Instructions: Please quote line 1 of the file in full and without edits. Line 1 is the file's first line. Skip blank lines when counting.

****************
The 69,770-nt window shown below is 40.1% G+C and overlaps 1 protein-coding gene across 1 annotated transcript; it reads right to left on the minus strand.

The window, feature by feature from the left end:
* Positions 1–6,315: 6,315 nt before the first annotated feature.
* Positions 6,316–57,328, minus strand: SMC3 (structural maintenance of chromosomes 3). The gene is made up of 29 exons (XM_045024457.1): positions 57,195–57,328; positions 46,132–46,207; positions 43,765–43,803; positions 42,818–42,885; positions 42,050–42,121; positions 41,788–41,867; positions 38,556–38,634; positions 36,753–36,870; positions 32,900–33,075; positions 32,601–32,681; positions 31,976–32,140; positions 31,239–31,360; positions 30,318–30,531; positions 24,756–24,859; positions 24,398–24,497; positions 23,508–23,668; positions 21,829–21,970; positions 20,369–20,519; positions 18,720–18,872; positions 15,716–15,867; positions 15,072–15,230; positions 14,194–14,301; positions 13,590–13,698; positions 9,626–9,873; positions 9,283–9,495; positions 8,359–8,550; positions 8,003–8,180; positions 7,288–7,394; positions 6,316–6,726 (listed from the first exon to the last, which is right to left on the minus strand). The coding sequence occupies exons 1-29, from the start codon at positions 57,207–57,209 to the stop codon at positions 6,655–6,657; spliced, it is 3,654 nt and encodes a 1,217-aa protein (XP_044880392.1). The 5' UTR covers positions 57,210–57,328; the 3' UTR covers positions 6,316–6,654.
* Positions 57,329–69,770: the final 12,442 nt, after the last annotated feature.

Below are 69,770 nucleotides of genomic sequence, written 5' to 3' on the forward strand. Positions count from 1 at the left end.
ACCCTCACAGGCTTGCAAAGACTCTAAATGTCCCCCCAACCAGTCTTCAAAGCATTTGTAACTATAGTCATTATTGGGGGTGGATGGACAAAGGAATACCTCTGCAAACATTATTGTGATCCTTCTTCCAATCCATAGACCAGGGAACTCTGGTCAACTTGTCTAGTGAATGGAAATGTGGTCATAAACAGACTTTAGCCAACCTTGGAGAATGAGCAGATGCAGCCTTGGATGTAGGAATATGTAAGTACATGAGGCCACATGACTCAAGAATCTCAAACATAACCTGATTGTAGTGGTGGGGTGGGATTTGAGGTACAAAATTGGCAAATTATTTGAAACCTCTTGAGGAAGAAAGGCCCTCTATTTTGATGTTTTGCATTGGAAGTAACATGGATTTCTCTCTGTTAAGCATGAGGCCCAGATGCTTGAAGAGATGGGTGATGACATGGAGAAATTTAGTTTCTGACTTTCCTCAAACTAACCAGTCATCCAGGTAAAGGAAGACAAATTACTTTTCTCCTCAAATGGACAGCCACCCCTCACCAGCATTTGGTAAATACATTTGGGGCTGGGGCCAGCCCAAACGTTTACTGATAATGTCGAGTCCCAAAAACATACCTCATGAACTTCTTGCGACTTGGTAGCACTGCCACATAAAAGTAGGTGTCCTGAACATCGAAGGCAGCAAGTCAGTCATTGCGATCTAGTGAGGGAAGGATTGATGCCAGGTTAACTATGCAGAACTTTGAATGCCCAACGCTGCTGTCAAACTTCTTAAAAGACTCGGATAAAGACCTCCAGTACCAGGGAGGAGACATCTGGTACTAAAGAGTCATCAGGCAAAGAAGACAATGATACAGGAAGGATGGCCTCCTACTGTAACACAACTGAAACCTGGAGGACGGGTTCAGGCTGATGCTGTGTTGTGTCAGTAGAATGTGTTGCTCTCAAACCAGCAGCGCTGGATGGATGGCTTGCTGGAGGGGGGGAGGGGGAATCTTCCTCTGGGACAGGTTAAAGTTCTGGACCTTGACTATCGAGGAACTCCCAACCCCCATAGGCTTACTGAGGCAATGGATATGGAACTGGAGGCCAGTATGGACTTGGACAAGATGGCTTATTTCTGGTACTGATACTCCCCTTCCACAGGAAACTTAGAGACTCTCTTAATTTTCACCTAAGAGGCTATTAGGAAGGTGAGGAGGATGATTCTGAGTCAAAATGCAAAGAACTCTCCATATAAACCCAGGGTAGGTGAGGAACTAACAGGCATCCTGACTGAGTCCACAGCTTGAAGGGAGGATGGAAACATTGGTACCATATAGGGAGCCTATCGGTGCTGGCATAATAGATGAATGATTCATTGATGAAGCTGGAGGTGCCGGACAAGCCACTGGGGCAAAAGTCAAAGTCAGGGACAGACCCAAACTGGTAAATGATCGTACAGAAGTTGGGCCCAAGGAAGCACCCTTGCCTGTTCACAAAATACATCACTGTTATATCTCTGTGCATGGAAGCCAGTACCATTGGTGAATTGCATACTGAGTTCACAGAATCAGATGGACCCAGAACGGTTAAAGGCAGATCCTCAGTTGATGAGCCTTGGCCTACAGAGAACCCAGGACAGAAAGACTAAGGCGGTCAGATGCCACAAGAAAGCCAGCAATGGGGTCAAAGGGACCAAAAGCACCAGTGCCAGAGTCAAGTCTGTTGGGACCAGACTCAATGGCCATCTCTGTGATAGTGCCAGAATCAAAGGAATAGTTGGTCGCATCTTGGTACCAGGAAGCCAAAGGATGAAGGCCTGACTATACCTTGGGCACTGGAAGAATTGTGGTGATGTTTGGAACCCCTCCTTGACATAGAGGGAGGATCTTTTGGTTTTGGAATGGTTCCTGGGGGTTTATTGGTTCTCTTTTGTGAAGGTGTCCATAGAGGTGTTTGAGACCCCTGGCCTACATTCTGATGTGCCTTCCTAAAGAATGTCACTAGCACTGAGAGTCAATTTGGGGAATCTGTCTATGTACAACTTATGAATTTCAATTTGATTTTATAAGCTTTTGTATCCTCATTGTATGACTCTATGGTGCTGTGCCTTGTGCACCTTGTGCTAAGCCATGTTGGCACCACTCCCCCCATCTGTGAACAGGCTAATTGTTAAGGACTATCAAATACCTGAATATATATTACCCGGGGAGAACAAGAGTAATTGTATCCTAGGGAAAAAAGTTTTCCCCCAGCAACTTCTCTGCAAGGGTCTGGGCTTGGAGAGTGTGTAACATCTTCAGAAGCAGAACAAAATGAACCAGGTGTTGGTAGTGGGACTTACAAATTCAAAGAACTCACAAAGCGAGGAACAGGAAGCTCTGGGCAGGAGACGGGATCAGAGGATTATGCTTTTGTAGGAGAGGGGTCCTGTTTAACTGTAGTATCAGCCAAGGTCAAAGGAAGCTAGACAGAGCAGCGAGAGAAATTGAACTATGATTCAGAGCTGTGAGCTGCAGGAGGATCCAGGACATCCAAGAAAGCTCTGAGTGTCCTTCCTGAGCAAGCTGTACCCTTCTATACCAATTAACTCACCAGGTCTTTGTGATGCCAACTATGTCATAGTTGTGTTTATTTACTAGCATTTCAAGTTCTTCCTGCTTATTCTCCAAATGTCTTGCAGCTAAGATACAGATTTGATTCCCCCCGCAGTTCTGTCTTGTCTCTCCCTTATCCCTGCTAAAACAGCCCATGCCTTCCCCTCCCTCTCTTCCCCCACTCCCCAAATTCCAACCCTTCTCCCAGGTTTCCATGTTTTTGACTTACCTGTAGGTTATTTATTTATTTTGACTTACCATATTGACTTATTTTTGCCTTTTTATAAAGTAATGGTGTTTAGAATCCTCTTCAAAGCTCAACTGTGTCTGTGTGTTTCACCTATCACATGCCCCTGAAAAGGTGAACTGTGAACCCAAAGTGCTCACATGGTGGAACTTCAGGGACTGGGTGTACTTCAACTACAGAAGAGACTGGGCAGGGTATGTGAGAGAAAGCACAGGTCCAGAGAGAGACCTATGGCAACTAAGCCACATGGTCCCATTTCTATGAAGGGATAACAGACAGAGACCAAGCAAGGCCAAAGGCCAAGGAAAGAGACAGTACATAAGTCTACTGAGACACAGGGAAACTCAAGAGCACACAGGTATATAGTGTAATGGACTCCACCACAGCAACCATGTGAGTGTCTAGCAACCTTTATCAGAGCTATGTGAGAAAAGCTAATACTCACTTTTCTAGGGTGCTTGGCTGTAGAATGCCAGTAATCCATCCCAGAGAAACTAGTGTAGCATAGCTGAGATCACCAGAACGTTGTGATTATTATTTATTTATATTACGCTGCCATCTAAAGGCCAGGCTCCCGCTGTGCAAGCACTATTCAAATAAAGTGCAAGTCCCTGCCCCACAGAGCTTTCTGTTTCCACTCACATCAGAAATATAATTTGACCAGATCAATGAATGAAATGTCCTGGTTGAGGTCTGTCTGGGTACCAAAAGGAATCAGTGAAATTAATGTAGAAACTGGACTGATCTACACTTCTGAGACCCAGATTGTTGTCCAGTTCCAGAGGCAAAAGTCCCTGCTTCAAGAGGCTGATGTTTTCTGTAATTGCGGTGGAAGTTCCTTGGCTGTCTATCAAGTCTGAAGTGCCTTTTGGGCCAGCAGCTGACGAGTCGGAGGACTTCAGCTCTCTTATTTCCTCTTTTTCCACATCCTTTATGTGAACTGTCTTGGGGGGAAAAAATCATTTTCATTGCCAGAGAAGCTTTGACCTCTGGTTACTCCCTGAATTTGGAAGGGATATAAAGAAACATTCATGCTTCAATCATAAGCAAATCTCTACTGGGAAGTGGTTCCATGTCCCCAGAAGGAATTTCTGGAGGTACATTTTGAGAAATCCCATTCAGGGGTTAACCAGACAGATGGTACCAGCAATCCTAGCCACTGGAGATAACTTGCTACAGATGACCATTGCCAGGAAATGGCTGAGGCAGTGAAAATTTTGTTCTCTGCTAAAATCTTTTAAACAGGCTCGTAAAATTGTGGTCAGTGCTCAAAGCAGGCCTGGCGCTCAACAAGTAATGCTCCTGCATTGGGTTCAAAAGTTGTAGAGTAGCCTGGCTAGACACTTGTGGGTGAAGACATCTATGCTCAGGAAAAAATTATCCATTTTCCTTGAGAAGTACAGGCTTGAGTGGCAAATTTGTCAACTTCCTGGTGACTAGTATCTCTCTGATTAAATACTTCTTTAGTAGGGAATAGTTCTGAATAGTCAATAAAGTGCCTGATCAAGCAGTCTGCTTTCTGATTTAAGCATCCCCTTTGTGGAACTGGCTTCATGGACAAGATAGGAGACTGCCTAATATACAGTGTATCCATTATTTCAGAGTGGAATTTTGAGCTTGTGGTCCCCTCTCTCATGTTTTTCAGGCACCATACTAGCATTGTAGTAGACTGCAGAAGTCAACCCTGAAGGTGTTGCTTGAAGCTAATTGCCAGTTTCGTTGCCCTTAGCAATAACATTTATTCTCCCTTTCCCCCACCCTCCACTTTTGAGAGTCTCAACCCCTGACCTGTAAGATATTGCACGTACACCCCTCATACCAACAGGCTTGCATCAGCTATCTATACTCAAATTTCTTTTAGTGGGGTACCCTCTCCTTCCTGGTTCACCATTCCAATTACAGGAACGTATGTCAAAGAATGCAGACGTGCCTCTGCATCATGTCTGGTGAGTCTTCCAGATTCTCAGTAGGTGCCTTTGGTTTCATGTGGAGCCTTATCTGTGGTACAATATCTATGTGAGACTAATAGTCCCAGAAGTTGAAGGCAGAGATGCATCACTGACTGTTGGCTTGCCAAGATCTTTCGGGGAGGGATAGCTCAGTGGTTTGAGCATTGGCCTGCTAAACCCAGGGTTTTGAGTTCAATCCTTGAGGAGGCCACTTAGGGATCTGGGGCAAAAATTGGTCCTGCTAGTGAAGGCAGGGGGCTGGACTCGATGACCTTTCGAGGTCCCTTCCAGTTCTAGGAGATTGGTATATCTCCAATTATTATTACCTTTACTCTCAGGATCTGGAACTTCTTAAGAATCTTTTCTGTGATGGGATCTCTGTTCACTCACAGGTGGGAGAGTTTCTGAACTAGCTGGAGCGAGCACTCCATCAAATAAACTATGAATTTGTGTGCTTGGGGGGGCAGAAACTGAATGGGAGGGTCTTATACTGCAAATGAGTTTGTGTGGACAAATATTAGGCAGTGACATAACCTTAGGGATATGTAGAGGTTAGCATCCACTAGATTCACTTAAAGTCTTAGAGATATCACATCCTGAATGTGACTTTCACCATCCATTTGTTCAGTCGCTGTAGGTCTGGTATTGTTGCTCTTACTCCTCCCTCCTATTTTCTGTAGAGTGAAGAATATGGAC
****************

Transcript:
The 69,770-nt window shown below is 40.1% G+C and overlaps 1 protein-coding gene across 1 annotated transcript; it reads right to left on the minus strand.